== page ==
breathing melodic sorrow into the essence of slow,
     amplifying awareness of the virus—
     The Habitus consumes, devouring status quo.

Peering into the depths of the great wide open,
faces begin to appear as Mother exhales over the water.
Rocks melt and the sea burns as the old fashioned folkies sing.
Green foliage appears after an eon of bleak frigid leprosy.

The habitus and the Temple Priest meet and greet —
     both grind their teeth.
Each player is put in check, performing rituals to no avail.
     “No one ever proves a miracle!”
     hisses the man of G-d.

Even healed, memories reveal a leper I’ll always be.
     Meanwhile I become a Buddhist —
     and damn myself to Hell.

Still I know that my redeemer liveth.

The bridegroom is exhumed from the bowels of the chthonic womb.
Humus rich homunculus Henry retires into the sperm cell.
Anochton of pubescent Eden is prematurely seduced by Adam’s mistress.
Able’s homicide is revenge for carnal knowledge with a different mommy.


seeds are sown in the spring.

breathing once again,
exhaled to the netherworld of pause.

Fertilized egg,
germinating seed;

new life in both word and deed.

I’ve been called a sociopath.

This means I have the ability
to foresee the future
and embrace the animal within —
with my teeth if need be —
to reciprocate the madness
in exchange for symbiotic growth
like the nodes of nitrogen fixing radicals
giving and receiving
like a piece of shit
decomposing in the earth
to provide a nutrient rich womb
for germination of the seed
that regenerates into life and light.

It’s all a matter of balance and breath —
and shit coming round full circle.

(Speaking to Peer and Monk)

Brother Petrus emerges from the ancient
Reptilian order of Mother Right,
shape shifting into transfigured vessels
of monastic ash, dust and clay.
Theophonic light bursts forth
during the resurrection of Sol Invictus Mithras —
Day of the Unconquerable Sun.

Stabat Mater is sung in all four corners of the world,
an elegy to Mother, son, lover and wizened king.
Coronation for the coming age is
consecrated with blood, sweat and seed.
Plow the sacred earth through the
vaulted and chambered cave of contemplation —
sarcophagraphic death and rebirth —
return to the womb of Mother Earth.
Resurrect the warrior king from within,
O, humbled monk of the mysteries.
Mother is charged by the labyrinthine Minotaur
through the ritual passage of phallic fir,
chiseled and adorned with silver and gold,
and harvested from the sacred grove.

My soul mistress guides me through the land of ghosts
coddling neurotransmitters with serotonin ecstasy.
Her fingers stimulate the smooth skin of fibrous muscle,
polished nail gliding along the upper labial ridge.
Oxygen is no longer needed when the trance is induced
Night Queen of exhaled breath pushes pause between the worlds,
Cradling masculinity in her hand.

Pawn sacrifice by labyrinthine riddles,
I am your Minotaur
with pseudo-intellectual zeal.
You are my Thorazine.

You’ve been gracious and kind
to release me from your spell,
driving me on this quest of devastation
to my liberation above and beyond the Styx,
through bones and viscera,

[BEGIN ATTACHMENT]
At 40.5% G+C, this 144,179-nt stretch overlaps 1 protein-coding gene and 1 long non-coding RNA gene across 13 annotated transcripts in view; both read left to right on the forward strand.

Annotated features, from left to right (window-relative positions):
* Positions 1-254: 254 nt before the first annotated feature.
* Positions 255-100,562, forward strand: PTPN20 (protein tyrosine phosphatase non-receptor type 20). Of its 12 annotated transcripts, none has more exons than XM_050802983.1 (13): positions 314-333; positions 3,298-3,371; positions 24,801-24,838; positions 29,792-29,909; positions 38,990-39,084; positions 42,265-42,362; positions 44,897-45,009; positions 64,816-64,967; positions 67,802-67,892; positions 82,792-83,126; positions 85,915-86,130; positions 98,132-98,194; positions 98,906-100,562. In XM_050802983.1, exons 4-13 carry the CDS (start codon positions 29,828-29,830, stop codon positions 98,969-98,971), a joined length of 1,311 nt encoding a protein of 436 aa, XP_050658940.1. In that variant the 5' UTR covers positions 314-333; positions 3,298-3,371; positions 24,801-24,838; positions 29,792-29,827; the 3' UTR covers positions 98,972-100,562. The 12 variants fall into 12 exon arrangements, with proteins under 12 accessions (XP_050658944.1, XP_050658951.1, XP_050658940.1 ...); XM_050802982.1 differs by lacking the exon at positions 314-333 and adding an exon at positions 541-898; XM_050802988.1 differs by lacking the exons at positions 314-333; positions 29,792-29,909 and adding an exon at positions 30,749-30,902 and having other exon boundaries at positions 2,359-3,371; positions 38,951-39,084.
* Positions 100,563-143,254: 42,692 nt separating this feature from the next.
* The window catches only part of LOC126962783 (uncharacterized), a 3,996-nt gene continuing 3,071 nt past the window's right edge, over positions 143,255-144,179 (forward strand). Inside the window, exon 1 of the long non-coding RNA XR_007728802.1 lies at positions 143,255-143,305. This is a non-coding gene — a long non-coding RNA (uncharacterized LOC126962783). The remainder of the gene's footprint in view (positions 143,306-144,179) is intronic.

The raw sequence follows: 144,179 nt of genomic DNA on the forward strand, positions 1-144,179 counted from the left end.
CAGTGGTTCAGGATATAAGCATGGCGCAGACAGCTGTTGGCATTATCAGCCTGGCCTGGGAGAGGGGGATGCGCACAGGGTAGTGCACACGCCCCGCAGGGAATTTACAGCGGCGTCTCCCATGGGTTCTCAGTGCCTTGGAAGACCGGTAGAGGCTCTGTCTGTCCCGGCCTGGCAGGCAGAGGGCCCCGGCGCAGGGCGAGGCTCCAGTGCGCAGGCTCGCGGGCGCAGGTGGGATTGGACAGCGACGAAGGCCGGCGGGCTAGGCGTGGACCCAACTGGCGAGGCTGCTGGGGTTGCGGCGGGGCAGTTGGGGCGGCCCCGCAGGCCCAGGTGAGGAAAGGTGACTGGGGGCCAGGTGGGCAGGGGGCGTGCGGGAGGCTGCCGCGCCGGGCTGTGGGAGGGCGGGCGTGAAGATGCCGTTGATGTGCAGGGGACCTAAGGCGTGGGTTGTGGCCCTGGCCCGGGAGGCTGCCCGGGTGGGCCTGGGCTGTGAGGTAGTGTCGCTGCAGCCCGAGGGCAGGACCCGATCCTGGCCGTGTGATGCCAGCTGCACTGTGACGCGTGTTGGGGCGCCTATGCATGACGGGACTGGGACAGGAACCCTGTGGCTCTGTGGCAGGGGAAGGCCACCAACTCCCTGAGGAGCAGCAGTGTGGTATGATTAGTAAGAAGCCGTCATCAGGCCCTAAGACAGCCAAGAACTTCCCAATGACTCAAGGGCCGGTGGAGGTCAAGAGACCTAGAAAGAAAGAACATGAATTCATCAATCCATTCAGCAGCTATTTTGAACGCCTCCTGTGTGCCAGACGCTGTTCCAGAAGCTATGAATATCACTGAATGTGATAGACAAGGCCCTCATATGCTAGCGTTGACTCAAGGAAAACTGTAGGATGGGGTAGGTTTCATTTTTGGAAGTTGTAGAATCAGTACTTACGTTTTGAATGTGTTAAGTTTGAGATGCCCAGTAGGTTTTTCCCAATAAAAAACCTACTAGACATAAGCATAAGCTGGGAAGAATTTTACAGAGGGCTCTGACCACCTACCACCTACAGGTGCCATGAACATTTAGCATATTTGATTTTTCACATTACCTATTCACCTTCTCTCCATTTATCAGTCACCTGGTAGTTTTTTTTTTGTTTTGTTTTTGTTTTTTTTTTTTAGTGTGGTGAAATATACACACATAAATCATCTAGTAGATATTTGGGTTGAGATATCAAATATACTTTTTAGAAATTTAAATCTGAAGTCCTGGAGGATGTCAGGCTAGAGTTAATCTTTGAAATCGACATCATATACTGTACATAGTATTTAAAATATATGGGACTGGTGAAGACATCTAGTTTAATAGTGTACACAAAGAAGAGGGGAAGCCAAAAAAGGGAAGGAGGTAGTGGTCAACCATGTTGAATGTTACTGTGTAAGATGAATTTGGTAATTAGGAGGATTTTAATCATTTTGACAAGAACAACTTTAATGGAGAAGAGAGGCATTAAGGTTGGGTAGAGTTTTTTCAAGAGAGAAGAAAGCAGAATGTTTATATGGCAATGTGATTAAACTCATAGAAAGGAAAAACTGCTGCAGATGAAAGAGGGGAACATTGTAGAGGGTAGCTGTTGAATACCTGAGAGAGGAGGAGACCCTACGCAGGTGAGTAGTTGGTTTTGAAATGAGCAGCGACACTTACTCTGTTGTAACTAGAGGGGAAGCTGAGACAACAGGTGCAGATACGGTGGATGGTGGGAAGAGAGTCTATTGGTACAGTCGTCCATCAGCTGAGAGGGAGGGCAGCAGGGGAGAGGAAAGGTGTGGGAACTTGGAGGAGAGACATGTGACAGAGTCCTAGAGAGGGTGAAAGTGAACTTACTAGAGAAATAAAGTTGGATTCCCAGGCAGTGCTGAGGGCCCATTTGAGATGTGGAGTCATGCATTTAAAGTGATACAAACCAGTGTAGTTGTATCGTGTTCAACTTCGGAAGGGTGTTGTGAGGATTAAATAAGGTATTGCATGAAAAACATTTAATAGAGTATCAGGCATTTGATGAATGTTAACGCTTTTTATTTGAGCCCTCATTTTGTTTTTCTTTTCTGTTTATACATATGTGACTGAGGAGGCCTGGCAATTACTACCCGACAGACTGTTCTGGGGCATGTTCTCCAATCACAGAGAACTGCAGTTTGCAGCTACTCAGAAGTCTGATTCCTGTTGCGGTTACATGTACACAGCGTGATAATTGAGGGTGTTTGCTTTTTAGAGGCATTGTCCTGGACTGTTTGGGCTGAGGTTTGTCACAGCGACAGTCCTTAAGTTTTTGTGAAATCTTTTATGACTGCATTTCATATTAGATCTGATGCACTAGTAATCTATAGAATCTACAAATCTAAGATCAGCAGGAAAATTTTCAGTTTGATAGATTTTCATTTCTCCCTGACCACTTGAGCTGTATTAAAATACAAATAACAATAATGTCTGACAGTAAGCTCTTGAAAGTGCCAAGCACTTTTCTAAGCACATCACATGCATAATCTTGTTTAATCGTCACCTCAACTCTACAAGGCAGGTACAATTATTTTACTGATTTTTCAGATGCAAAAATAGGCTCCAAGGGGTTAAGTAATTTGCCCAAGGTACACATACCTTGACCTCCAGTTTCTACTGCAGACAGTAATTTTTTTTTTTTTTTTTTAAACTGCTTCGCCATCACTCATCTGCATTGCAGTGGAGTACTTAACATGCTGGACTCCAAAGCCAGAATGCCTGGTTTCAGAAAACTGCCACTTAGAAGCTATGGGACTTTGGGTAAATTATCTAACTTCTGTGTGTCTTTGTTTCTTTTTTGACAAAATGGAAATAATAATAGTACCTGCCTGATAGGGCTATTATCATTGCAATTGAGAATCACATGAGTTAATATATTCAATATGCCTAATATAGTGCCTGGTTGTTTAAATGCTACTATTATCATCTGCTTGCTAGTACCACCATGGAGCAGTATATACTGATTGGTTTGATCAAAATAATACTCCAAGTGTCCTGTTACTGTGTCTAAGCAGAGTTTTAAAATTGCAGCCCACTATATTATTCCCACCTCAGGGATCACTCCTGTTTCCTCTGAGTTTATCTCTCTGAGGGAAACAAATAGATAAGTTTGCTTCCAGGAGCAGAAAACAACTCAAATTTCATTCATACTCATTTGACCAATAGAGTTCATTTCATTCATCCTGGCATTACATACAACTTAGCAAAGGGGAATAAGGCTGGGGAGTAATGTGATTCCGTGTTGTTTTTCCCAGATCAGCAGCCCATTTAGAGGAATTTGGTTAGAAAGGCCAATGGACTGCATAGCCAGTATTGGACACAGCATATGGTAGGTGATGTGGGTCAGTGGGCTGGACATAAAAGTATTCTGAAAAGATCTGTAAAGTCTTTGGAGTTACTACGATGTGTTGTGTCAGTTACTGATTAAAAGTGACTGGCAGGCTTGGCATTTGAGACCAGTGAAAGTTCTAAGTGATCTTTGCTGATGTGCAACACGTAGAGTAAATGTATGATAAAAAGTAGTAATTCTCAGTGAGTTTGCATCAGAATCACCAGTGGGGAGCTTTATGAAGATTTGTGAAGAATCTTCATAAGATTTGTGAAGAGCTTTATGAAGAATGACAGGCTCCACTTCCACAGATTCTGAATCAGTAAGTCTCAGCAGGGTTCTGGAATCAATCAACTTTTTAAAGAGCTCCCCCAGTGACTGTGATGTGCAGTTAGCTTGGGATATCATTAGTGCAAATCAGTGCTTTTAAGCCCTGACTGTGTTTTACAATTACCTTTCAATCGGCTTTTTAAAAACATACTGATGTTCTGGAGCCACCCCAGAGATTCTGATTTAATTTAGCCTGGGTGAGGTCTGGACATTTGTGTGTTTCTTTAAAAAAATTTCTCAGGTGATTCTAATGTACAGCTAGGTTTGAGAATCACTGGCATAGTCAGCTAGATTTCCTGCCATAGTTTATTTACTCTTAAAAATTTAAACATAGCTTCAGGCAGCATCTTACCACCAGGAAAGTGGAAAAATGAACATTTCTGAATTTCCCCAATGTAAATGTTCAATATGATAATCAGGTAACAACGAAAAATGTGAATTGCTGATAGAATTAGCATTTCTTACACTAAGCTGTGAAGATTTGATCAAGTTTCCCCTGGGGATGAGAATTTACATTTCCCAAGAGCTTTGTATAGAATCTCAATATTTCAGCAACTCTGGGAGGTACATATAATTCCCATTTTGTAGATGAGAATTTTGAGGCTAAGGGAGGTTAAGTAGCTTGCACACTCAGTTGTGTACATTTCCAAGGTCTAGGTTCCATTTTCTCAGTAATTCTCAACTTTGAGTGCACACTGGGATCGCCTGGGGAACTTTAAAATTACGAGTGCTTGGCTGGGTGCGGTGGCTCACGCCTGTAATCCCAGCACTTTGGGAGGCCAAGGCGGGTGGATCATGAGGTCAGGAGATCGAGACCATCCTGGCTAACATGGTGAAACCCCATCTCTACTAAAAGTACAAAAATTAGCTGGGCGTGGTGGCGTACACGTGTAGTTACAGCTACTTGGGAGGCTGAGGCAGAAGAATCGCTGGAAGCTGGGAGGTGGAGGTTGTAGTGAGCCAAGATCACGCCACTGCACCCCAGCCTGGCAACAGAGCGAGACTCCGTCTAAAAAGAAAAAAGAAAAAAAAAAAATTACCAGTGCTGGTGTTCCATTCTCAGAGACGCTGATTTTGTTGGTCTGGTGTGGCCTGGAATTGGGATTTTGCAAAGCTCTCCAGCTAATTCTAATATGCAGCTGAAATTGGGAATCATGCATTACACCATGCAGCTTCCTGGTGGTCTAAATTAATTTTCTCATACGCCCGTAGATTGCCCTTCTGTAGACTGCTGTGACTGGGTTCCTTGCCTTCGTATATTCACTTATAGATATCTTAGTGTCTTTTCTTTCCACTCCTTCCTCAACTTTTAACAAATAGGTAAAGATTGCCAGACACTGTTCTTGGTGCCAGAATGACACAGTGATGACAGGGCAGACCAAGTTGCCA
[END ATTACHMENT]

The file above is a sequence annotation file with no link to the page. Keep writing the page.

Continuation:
rotten flesh, worm and maggot —
decomposing seed,
blooming into
flowers of eternity.

The shadow of the old man now can be seen.
Ahura Mazda, priest to be,
bows in the temple of the soul.
I will embrace you one last time
before I let you go.


(crosses the bridge to meet with Buddha, Christ — with tzitzit, locks, and yarmulke — and Lilith)

Boys don’t get raped.
At least that’s what men say — or don’t.
Matchbox car accidents mangle Barbie and Ken;
the mattress shrinks to the size of a pea.
Marbles tumble in the head as fire is fueled by gasoline.

Boys don’t get raped.
This is what Mother said
to her thumb-sucking Mama’s boy.
Sexual politics,
fondled by the pacifying tongue of diplomats in exchange for
sacrificial peace offerings
that conceal Beauty’s beast with a mask.
The bivalve corridor
unhinges the floodgates
as the alluvial baptism
drowns the ancient Order of Mother Right.
The Dystopian Hermit Monk renews the sacred vow,
secret mystery of the anima,
with a mollusk of Venus
and eggs of mourning and rebirth.

The men loiter and mock the boys who’ve been raped.
Their faces were weak with impotent anger,
animated by pretense, mimicked by the masks of clowns,
to deny their latent terror of Mother Right.

(Sitting on three legged stool, low to the ground)

The Dystopian Hermit Monk barters for a full length leather gabardine;
he sacrifices his pale anemic horse.

Tritone voices harmonize dissonant breath,
exhaling negative light before naked poplar silhouettes
in a backdrop sea of grey dread
that recedes into a riptide cloudbank exposing
Sol Invictus in all of his glory,
before Mother, fallen and
saturated from sheets of frozen needles
pricking at soft epidermal tissue,
yielding to the balance of YHWH’s
cherubim bearing and wielding flaming swords
at the Gates of Eden
on the eve of all Saint’s Daylight savings
time rolling like a hard boiled egg
in the mourning of orthodox Jews sitting Shiva.

(stands, facing Brand)

Form is emptiness.

(Facing PEER)

Emptiness is form.
(Brand and Peer — i.e., a priest and a rabbi – gasho to each other, exit)
(Gong rings out) 

(enters, singing and dancing)

The monkey and the elephant
will forever
live together
in peace and harmony

(Roll Credits)
(Cue: Bob Dylan’s “Boots of Spanish Leather”)